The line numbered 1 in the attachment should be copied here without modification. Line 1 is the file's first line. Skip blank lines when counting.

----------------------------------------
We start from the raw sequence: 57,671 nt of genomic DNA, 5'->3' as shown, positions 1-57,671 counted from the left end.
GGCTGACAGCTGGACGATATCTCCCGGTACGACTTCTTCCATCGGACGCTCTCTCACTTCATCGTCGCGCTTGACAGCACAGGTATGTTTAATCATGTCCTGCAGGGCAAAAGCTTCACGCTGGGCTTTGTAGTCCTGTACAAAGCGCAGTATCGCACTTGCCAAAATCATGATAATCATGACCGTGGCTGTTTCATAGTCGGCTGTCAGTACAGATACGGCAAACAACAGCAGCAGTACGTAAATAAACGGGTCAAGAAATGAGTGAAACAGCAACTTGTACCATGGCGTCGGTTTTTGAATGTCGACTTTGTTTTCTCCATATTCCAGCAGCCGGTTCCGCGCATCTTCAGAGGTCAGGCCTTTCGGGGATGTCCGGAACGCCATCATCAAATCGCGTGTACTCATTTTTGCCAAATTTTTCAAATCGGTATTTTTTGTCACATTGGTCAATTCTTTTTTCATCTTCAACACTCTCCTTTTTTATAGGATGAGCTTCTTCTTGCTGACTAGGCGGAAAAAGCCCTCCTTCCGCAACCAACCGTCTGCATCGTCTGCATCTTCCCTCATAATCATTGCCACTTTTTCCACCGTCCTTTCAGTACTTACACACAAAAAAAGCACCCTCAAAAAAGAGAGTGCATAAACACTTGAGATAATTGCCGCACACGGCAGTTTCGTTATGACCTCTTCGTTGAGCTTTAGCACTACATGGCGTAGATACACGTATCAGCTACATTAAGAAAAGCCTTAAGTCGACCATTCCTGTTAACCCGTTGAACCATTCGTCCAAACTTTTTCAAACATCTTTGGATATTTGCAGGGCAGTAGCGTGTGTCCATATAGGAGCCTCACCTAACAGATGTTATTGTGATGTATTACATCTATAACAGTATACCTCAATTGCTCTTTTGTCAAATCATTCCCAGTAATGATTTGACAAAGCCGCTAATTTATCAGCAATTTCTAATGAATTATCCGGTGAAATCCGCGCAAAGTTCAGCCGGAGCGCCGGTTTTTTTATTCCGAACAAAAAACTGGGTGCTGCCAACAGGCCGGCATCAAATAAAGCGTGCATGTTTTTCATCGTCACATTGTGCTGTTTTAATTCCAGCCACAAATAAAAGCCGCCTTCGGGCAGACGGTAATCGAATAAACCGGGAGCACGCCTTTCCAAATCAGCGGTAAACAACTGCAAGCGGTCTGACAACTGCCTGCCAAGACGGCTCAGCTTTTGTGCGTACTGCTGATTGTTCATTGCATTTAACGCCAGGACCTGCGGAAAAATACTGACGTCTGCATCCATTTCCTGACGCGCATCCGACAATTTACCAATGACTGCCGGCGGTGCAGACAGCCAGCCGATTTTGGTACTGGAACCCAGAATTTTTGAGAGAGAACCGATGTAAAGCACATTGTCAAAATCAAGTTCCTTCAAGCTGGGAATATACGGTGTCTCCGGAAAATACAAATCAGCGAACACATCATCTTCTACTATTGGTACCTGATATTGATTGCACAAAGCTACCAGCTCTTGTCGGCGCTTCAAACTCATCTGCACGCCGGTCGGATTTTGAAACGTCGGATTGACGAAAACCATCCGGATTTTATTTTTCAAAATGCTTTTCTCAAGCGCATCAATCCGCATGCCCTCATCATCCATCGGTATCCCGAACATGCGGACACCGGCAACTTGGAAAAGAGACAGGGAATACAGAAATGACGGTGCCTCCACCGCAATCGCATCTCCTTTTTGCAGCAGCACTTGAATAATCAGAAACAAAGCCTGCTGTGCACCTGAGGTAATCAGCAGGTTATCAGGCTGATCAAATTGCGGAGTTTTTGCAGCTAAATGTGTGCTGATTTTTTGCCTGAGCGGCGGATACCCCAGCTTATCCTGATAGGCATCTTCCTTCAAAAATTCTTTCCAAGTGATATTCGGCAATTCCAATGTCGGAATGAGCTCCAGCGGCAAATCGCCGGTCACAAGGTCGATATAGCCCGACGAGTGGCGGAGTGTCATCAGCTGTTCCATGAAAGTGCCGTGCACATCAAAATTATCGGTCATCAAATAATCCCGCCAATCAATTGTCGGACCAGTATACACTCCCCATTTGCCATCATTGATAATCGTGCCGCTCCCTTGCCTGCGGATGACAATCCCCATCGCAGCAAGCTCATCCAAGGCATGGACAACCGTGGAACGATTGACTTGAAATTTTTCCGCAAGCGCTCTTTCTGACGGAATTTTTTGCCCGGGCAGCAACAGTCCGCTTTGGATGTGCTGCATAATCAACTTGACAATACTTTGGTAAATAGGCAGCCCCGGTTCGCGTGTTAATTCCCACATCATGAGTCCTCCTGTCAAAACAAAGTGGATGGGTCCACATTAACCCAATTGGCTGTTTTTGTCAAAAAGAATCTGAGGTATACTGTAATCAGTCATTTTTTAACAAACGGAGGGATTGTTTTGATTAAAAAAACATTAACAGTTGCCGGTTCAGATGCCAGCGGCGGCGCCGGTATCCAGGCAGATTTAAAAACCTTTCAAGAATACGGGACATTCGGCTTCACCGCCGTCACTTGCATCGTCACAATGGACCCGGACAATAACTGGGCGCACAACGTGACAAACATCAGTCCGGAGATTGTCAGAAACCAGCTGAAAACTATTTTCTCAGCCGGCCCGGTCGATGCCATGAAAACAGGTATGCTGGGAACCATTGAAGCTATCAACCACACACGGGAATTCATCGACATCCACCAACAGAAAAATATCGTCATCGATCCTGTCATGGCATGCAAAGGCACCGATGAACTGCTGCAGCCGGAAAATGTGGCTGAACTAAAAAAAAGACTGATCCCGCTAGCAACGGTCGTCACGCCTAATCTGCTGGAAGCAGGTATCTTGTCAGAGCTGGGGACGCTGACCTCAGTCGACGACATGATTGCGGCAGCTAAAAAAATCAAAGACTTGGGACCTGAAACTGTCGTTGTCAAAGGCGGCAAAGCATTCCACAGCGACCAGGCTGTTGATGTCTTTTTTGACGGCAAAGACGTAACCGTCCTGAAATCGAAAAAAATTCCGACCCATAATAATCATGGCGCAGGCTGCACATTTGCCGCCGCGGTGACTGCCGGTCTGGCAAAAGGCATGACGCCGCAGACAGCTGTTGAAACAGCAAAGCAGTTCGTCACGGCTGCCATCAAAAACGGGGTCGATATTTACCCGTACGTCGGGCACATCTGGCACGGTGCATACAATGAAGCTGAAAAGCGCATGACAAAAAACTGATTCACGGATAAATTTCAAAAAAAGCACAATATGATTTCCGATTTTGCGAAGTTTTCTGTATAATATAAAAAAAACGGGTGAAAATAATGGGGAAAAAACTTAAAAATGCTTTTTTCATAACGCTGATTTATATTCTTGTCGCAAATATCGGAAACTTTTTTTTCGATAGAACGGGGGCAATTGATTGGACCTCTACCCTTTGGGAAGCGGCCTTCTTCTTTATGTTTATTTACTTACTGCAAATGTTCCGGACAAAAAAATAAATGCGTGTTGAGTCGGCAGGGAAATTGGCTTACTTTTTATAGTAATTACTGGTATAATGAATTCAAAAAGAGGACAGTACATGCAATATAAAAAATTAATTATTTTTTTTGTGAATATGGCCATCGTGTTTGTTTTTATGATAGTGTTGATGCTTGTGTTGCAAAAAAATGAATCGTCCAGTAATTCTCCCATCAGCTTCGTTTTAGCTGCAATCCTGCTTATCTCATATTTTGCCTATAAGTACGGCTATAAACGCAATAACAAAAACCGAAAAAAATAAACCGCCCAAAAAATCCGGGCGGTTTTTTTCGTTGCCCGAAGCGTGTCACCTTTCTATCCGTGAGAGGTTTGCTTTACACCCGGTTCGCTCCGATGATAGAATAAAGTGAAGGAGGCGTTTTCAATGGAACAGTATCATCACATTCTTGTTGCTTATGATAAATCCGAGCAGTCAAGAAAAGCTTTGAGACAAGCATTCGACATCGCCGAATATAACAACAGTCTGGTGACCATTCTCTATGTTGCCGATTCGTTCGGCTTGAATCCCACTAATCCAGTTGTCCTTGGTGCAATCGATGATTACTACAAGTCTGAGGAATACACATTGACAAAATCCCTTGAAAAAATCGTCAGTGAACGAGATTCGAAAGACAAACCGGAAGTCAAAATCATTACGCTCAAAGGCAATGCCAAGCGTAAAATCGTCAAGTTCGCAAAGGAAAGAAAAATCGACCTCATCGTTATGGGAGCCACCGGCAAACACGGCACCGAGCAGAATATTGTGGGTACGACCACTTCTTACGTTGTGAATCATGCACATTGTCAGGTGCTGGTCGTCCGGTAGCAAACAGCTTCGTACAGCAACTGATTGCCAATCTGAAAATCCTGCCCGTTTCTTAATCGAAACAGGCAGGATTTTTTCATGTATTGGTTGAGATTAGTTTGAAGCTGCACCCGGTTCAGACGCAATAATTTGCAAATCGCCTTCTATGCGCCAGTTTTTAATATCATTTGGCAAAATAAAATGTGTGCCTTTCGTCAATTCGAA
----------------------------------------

We start from the raw sequence: 57,671 nt of genomic DNA, 5'->3' as shown, positions 1-57,671 counted from the left end.